Essentials for Pumping and Storing Breastmilk
| 4 min read
Breastmilk is a fantastic food source for newborns and infants, and breastfeeding provides a wealth of benefits for mom and baby. There are numerous reasons why a lactating mother might need to use a breast pump: they can help increase milk supply or provide milk to bottle feed a baby. Breast pumps can also help to continue the breastfeeding relationship when working mothers are separated from their babies.
Pumping and storing breastmilk does take additional supplies and planning – but can help provide infants with many of the same benefits of direct breastfeeding. Here are some basics to learn to help mothers on their pumping journey.
Ways to pump breastmilk
Milk can be expressed in several ways:
- Hand expression: Mothers can use their hands to express milk from their breasts. This is a good option for situations in case of emergency or if you don’t have your breast pump with you.
- Manual breast pump: A device that you use to pump milk using your hand and wrist. This is a good option if you only pump occasionally.
- Electric breast pump: There are many options on the market for electric breast pumps, which run on batteries or need to be plugged in to an outlet. Some require you to sit down and pump; others allow you to be mobile and hands-free. They provide a powerful pumping experience and are best if you need to pump every day or multiple times a day.
Health insurance companies often help cover the cost of electric and manual breast pumps.
How to store breastmilk
After pumping, breastmilk can stay at room temperature for up to four hours. If you plan to use the breastmilk almost immediately within that time frame, consider storing it in the baby’s bottle.
If you plan on using expressed breastmilk in the future, it needs to be stored properly:
- In a cooler: Breastmilk can be stored in a cooler with frozen ice packs for up to 24 hours after pumping in clean glass or hard plastic BPA-free bottles with tight-fitting lids. After that, it needs to be refrigerated.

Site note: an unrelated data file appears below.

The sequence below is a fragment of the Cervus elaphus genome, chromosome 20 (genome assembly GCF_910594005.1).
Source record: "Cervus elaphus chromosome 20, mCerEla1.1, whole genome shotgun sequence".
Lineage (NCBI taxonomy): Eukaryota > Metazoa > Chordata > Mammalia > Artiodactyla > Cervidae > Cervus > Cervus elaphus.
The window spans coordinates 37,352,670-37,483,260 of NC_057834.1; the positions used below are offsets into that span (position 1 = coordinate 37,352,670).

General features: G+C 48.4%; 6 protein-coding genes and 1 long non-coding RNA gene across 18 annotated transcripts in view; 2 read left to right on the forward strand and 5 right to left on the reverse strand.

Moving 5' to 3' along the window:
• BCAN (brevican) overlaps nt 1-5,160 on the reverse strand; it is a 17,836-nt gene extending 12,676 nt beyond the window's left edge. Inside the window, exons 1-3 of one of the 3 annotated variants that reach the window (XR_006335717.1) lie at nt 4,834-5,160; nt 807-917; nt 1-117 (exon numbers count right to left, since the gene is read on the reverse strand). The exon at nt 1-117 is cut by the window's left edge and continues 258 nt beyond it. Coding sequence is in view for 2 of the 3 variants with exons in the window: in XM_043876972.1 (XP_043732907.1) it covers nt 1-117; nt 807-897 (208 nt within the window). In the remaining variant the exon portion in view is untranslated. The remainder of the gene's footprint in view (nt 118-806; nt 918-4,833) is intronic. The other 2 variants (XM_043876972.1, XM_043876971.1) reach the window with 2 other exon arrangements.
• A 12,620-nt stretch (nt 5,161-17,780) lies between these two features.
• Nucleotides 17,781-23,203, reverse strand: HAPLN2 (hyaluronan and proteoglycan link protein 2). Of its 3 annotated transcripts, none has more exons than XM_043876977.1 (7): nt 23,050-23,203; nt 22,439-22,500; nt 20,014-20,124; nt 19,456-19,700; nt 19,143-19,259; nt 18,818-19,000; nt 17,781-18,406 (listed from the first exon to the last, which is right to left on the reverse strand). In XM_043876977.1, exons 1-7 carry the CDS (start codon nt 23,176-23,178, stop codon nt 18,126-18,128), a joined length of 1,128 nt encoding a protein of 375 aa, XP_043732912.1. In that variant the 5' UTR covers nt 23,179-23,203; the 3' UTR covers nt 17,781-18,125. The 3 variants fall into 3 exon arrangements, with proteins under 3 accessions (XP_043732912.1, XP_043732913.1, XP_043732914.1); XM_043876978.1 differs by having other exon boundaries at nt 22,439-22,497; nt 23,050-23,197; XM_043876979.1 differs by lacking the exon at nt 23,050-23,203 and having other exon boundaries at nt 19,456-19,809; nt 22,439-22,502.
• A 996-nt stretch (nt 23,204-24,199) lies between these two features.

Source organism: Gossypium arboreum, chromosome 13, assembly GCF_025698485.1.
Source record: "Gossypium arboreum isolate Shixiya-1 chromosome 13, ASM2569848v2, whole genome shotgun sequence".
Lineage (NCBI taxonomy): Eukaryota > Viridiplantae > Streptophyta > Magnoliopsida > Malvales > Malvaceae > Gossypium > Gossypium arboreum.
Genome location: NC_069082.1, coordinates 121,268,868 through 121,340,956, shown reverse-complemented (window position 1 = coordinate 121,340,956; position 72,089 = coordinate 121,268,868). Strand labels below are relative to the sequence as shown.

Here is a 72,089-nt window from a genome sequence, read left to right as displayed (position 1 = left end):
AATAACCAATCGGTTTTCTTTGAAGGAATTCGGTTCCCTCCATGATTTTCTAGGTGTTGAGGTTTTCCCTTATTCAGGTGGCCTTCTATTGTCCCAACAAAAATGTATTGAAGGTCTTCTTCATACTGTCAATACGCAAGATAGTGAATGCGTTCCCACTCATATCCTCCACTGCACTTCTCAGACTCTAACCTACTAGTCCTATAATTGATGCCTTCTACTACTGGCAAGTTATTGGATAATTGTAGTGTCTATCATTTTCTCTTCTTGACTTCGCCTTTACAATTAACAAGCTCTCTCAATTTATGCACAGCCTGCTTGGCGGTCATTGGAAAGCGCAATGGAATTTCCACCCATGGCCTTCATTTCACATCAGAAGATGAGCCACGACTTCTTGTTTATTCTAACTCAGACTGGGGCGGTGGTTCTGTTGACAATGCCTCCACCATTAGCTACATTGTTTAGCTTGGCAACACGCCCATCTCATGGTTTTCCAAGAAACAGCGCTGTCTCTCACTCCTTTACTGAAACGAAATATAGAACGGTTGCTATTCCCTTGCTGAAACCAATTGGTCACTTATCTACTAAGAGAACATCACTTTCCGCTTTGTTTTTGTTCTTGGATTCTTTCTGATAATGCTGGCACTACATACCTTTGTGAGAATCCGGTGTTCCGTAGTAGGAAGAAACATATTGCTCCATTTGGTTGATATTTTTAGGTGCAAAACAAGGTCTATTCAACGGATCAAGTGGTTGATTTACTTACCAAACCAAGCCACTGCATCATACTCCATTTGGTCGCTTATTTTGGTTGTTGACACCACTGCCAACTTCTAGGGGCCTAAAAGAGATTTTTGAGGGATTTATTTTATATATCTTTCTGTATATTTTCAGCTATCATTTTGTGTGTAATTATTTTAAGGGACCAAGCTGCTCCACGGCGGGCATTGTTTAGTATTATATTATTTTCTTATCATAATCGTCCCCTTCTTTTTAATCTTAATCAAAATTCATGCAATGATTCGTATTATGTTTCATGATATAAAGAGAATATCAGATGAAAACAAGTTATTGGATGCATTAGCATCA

- In the refrigerator: Breastmilk can be stored in clean glass or hard plastic BPA-free bottles with tight-fitting lids. Clearly label the date and time at which the milk was expressed. Breastmilk can stay in the fridge for up to four days.
- In the freezer: Use breastmilk storage bags. Lay them flat on a tray in the freezer so the breastmilk freezes into a flat rectangle that can later be stacked in a storage bin in the freezer. Clearly label the bags with the date and time at which the milk was expressed, as well as the amount in ounces or cups. Freeze in small amounts for later feedings to reduce wasted milk after it is thawed. Store milk in the back of the freezer where it will stay consistently frozen. Optimally, use frozen breastmilk within six months; but it can be used for up to a year.
How to thaw frozen breastmilk
- Take the frozen milk out of the freezer and place it in the refrigerator overnight.
- Swirl the container to mix the fat back in with the milk, which often separates during the freezing process. Do not shake the container.
- Once the breastmilk has thawed, store it in the fridge and use it within 24 hours.
How to warm up breastmilk
Some babies may prefer warm breastmilk to cold breastmilk; however, breastmilk does not need to be warmed up.
If you do choose to warm up breastmilk before feeding, follow these steps:
- If using frozen breastmilk, thaw it in the refrigerator first before warming it up.
- Keep the container sealed during the warm-up process.
- Hold the container under warm (not hot) running water or place it in a container of warm (not hot) water.
- Never put the container of breastmilk in the microwave.
- Test the milk first before feeding to baby.
For more tips and information about pumping and storing breastmilk, visit cdc.gov.
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